New survey reveals risky gap between knowing and doing
Survey Key findings:
- 79% of Black men know genetic information can help improve prostate cancer treatment options.
- 75% of Black men know inherited gene mutations can increase their risk for prostate cancer.
- 33% of Black men uncertain or unwilling to provide DNA samples even if it means finding new treatment options.
- 64% of Black men report concerns about the privacy and security of their DNA information if shared with medical institutions.
WASHINGTON, Nov. 15, 2023 /PRNewswire/ — According to a new survey, Prostate Cancer and Black Men: From Disparity to Discovery, commissioned by Advancing Cancer Treatment and the National Alliance of State Prostate Cancer Coalitions, 3 out of 4 (75%) Black men know that inherited gene mutations can increase the risk for prostate cancer for themselves and their families. And nearly 4 out of 5 (79%) understand that genetic information can help improve treatment options. Yet, despite being well informed of these potential benefits, more than 1 out of 3 (33%) survey respondents say they are either uncertain or unwilling to provide DNA samples with researchers or doctors even if it means finding new treatment options.
With nearly 3 out of 5 (64%) Black men citing concern for the privacy and security of their DNA information, survey findings suggest mistrust of the research community remains a hurdle to bringing diversity to research participation, even when it comes to diseases like prostate cancer that impact Black men disproportionately.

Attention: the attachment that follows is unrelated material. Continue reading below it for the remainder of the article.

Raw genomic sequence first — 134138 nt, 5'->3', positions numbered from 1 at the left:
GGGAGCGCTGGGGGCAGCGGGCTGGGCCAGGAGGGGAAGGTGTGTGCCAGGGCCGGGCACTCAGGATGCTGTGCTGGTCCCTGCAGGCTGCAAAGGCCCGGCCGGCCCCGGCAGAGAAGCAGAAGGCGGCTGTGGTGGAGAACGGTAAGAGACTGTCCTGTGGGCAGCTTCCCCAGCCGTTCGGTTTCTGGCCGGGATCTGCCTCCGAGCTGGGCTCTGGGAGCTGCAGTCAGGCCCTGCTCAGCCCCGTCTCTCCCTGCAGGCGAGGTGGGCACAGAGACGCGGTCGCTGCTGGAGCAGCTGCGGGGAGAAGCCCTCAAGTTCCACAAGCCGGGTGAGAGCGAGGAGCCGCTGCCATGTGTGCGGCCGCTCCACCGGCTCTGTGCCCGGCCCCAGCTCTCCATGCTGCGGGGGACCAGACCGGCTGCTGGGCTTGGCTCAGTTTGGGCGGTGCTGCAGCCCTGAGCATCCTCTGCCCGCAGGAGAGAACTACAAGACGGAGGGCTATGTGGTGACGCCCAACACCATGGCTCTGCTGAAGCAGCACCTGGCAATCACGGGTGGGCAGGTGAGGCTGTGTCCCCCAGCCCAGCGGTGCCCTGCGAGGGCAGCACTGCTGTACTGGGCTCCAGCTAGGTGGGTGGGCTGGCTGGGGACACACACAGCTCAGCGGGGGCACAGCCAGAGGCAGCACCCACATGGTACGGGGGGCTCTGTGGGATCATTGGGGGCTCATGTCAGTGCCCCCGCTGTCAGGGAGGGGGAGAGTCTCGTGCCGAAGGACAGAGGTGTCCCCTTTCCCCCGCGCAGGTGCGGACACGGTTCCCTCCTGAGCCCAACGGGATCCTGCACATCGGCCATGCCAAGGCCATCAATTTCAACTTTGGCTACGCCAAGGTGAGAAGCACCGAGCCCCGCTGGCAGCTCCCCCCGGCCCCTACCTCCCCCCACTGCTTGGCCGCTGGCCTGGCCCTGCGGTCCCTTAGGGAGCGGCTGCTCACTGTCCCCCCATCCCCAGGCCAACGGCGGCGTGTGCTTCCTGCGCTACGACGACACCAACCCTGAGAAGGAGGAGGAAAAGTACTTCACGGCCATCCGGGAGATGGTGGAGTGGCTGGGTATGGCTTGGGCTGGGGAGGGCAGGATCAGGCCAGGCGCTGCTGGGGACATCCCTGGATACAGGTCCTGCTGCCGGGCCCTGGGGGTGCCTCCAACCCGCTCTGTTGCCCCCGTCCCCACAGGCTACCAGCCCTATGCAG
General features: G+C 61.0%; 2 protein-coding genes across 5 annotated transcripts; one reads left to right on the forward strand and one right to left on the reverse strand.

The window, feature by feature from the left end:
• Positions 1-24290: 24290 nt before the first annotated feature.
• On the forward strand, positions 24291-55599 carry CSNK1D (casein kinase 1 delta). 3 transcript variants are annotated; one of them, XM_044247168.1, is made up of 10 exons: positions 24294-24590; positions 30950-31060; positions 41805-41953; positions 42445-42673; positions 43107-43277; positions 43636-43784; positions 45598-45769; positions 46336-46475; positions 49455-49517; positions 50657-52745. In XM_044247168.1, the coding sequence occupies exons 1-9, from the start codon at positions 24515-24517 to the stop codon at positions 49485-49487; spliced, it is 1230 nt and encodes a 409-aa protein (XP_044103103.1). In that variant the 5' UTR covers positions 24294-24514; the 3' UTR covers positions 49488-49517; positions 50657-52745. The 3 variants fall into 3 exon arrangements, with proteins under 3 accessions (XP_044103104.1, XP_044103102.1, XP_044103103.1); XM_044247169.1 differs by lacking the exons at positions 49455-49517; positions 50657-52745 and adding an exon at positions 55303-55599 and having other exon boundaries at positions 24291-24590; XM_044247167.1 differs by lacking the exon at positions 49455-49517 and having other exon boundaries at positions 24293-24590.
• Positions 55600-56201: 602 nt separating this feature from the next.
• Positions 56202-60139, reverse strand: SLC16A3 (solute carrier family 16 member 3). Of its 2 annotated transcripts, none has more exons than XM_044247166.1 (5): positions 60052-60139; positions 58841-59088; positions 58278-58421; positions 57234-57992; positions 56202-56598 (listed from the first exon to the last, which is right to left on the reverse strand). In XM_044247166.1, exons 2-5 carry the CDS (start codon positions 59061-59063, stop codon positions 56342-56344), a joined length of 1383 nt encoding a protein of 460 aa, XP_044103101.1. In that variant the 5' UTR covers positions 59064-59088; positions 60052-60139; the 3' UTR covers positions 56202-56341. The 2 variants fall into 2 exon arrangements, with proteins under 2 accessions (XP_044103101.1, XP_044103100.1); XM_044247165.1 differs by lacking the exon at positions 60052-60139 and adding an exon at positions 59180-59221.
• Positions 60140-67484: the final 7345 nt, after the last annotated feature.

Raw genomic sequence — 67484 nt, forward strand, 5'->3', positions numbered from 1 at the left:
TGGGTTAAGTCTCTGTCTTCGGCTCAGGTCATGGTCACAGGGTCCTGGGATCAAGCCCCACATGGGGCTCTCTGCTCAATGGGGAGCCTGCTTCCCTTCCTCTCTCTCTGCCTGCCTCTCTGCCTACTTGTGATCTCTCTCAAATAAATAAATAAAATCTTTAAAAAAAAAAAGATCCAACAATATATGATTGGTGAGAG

Merel Grey Nissenberg, president, National Alliance of State Prostate Cancer Coalitions said, “Black men are at a disadvantage because they are underrepresented in valuable research that could impact their lives and the lives of their family members. Survey data underscores the importance of addressing health information privacy and security concerns to bridge this dramatic health divide and move us from disparity to discovery for all men.”
According to Channing Paller, MD, medical oncologist at Sibley Memorial Hospital, associate professor of oncology at the Johns Hopkins University School of Medicine and co-lead investigator of the PROMISE Registry, a registry of prostate cancer patients participating in a research study to learn how genetic differences can affect patient outcomes, “DNA may be a man’s most powerful weapon in the fight against prostate cancer. A genetic database built from a racially diverse group of men is a critical step forward in prostate cancer research. We hope to bring personalized medicine to prostate cancer for all men, in the same way the research community has done for women with breast cancer.”
Added Heather Cheng, MD, PhD, director, Prostate Cancer Genetics Clinic and associate professor, Clinical Research Division, Fred Hutchinson Cancer Center, associate professor, Division of Hematology and Oncology, University of Washington, and co-lead investigator of the PROMISE Registry, “Black men are disproportionately affected by prostate cancer, with more aggressive disease, and higher mortality rates versus White men. To address these disparities, we need to focus on enrolling and retaining Black men in prostate cancer clinical trials and observational studies—the length and quality of Black prostate cancer patients’ lives are depending on it, and the lessons learned can benefit all patients with prostate cancer.”
See full press release for information on survey methodology, Advancing Cancer Treatment and the National Alliance of State Prostate Cancer Coalitions.
SOURCE Advancing Cancer Treatment
Originally published at https://www.prnewswire.com/news-releases/79-of-black-men-know-genetic-information-can-improve-prostate-cancer-treatment-yet-33-uncertain-or-unwilling-to-share-their-information-with-researchers-301988276.html
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